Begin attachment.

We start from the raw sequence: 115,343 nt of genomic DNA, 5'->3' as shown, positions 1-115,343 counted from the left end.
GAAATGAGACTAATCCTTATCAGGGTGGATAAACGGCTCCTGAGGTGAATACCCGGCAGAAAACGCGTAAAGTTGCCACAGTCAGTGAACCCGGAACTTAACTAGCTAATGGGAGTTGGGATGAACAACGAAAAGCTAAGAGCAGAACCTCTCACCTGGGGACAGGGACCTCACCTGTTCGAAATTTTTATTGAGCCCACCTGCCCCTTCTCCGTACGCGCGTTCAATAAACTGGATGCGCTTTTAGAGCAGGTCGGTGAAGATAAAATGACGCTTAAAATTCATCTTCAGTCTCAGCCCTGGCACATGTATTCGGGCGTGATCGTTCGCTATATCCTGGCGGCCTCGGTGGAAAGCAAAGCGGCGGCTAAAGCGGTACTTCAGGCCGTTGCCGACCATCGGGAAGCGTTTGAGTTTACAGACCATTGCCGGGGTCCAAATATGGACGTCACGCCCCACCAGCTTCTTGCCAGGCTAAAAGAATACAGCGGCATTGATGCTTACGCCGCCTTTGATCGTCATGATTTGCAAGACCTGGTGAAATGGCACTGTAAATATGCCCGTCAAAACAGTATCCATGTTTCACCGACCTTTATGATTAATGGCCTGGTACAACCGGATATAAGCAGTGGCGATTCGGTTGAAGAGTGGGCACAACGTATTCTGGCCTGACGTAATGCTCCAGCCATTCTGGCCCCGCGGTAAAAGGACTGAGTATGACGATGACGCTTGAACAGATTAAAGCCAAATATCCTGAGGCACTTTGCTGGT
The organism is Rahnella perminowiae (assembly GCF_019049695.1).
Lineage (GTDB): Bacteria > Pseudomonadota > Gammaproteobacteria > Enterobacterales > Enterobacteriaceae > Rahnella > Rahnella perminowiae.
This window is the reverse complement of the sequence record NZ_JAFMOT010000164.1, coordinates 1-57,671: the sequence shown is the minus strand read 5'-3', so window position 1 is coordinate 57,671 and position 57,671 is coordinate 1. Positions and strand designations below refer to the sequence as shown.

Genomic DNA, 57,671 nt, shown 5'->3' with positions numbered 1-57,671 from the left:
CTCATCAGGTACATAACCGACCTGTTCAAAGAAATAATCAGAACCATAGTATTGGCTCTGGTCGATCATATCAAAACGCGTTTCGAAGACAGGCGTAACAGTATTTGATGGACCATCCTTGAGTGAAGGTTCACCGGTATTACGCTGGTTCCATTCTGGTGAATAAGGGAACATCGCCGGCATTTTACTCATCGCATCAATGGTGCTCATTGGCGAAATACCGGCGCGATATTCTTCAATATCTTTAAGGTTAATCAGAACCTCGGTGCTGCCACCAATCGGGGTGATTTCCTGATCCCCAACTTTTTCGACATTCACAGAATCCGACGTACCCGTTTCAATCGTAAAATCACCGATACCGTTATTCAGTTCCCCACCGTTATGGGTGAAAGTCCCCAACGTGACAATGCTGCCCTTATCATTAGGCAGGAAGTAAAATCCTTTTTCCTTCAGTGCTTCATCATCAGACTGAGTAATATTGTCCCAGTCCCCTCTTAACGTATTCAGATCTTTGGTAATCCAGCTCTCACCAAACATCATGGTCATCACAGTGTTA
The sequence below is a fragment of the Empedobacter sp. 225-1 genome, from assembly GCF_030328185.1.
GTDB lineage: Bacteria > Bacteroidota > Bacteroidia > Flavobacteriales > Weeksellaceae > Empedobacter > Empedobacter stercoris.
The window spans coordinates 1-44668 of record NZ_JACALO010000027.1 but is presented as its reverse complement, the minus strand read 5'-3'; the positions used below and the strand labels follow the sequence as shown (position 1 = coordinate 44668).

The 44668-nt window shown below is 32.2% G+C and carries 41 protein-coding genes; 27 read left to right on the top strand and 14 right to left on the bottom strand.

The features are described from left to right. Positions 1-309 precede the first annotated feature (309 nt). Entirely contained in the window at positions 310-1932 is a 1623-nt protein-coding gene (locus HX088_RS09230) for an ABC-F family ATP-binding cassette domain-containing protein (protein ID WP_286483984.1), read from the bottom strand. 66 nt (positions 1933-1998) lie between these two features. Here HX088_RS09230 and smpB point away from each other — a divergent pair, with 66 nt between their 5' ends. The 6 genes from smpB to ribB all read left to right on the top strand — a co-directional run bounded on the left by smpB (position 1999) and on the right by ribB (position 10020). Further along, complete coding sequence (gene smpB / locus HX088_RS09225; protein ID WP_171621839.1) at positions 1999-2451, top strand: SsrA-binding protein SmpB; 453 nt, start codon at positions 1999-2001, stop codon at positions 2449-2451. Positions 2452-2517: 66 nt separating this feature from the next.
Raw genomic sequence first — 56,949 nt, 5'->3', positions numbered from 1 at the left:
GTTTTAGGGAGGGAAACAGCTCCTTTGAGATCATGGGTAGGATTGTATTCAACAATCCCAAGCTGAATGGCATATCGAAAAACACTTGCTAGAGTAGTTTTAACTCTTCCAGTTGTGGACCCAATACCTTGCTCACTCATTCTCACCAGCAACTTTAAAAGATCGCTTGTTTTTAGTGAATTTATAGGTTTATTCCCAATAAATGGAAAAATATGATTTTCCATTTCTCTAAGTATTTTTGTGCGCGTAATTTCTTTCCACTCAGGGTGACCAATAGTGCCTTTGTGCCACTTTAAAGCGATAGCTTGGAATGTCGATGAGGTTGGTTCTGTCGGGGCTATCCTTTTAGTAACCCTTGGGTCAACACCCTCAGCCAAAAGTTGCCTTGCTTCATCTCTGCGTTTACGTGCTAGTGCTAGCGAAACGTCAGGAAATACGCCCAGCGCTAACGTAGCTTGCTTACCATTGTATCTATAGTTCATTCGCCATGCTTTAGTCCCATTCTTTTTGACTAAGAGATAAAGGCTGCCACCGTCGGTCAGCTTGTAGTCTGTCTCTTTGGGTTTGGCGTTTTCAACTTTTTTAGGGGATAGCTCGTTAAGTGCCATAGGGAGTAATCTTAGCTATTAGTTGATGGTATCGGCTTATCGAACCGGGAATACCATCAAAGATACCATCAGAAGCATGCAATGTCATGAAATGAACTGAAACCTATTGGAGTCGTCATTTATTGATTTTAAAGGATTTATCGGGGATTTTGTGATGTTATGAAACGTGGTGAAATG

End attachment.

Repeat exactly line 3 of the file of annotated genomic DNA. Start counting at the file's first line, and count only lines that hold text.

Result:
The organism is Rahnella perminowiae (assembly GCF_019049695.1).